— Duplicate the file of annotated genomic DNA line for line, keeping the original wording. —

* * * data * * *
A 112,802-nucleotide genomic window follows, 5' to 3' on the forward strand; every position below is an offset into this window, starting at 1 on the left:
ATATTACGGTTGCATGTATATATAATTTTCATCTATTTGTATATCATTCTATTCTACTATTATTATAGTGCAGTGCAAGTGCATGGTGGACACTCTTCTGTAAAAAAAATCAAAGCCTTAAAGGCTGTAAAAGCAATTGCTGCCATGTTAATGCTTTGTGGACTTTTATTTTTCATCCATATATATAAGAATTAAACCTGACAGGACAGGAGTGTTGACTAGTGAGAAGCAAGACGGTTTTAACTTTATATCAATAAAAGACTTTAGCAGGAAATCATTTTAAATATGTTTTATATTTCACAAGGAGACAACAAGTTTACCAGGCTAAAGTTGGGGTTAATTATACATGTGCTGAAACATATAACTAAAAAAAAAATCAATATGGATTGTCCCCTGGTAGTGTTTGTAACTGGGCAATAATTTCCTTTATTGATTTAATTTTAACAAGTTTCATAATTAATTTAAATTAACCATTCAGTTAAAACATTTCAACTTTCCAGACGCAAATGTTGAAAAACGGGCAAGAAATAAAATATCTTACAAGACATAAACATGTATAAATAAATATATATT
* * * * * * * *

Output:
A 112,802-nucleotide genomic window follows, 5' to 3' on the forward strand; every position below is an offset into this window, starting at 1 on the left:
ATATTACGGTTGCATGTATATATAATTTTCATCTATTTGTATATCATTCTATTCTACTATTATTATAGTGCAGTGCAAGTGCATGGTGGACACTCTTCTGTAAAAAAAATCAAAGCCTTAAAGGCTGTAAAAGCAATTGCTGCCATGTTAATGCTTTGTGGACTTTTATTTTTCATCCATATATATAAGAATTAAACCTGACAGGACAGGAGTGTTGACTAGTGAGAAGCAAGACGGTTTTAACTTTATATCAATAAAAGACTTTAGCAGGAAATCATTTTAAATATGTTTTATATTTCACAAGGAGACAACAAGTTTACCAGGCTAAAGTTGGGGTTAATTATACATGTGCTGAAACATATAACTAAAAAAAAAATCAATATGGATTGTCCCCTGGTAGTGTTTGTAACTGGGCAATAATTTCCTTTATTGATTTAATTTTAACAAGTTTCATAATTAATTTAAATTAACCATTCAGTTAAAACATTTCAACTTTCCAGACGCAAATGTTGAAAAACGGGCAAGAAATAAAATATCTTACAAGACATAAACATGTATAAATAAATATATATT